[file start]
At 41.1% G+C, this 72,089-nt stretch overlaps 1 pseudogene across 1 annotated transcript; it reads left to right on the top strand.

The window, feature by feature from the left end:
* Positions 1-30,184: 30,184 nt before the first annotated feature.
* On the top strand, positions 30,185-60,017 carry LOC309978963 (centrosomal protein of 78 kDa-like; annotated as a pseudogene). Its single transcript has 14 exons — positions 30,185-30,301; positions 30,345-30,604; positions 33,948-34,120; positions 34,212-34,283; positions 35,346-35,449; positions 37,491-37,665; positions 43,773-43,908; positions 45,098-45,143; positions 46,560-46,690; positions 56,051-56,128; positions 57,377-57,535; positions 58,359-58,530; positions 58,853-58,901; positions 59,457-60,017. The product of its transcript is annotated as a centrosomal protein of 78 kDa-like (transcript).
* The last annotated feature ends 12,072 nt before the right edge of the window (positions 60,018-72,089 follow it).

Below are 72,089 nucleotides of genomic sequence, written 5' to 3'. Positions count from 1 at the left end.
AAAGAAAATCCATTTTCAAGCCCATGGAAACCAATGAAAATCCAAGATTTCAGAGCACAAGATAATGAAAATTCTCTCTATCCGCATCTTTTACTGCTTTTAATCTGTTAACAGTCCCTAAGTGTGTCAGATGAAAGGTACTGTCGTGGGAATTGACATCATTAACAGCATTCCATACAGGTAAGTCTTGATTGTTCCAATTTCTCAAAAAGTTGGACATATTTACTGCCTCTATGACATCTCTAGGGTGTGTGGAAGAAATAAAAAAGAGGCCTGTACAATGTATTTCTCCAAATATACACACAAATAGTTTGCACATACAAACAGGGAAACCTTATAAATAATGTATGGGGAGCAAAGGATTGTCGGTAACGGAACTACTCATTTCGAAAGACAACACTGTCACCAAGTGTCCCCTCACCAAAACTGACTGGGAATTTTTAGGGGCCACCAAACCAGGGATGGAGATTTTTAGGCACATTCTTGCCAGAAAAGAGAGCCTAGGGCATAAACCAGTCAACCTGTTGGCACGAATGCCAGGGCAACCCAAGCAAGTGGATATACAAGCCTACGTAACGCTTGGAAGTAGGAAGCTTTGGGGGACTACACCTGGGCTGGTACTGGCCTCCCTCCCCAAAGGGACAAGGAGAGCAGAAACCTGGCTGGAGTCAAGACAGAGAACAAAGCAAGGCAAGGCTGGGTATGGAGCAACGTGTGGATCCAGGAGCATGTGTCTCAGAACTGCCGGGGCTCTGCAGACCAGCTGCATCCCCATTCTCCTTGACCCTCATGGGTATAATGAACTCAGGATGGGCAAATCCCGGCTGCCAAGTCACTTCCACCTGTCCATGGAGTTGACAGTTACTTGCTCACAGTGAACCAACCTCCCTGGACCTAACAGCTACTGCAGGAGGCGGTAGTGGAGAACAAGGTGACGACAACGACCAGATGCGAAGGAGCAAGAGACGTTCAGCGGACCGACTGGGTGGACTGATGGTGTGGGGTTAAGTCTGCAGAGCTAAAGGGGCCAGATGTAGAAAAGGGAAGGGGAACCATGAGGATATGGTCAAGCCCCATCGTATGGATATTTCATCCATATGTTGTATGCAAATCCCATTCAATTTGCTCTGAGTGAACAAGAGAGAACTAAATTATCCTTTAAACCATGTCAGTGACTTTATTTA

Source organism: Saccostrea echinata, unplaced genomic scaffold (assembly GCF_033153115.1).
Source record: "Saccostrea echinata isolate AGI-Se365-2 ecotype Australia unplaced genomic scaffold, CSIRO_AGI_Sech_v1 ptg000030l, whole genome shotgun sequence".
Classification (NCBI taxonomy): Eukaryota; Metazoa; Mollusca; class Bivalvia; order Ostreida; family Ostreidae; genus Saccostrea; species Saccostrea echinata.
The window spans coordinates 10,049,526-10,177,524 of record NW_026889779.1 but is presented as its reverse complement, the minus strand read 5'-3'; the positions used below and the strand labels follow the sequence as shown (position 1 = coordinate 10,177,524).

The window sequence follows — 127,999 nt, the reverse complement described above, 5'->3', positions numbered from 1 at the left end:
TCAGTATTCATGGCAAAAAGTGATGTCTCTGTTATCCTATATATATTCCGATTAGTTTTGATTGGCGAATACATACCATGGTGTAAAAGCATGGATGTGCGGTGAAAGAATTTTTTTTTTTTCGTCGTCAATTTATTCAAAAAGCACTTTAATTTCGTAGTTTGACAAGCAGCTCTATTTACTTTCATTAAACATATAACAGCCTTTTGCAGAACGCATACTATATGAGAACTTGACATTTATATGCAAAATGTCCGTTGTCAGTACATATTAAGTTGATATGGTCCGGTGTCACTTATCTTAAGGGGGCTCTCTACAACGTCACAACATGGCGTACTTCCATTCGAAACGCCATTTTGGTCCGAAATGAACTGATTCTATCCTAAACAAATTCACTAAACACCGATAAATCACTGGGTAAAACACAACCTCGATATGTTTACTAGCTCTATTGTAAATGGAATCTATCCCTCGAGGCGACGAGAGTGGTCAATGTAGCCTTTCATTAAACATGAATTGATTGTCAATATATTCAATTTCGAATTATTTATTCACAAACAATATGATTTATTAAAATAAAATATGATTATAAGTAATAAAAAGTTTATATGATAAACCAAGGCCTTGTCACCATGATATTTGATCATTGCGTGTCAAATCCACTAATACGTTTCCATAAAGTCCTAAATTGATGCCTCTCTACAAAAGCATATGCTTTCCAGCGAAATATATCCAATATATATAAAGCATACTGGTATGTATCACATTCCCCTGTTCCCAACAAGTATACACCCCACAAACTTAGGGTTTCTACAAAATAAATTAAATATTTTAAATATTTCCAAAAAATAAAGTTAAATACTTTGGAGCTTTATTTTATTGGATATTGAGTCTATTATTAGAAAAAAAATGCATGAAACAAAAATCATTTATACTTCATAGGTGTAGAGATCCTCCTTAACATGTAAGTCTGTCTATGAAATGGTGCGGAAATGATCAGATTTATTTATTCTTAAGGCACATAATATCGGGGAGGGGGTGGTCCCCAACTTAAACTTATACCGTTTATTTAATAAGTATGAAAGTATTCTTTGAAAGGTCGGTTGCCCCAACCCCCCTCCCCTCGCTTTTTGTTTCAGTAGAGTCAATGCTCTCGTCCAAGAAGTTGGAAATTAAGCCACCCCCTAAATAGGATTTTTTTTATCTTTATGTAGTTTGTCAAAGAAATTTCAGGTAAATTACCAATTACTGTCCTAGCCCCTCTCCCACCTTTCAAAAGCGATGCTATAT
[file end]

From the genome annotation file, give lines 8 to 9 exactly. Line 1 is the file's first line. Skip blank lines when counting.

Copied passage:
Source organism: Saccostrea echinata, unplaced genomic scaffold (assembly GCF_033153115.1).
Source record: "Saccostrea echinata isolate AGI-Se365-2 ecotype Australia unplaced genomic scaffold, CSIRO_AGI_Sech_v1 ptg000030l, whole genome shotgun sequence".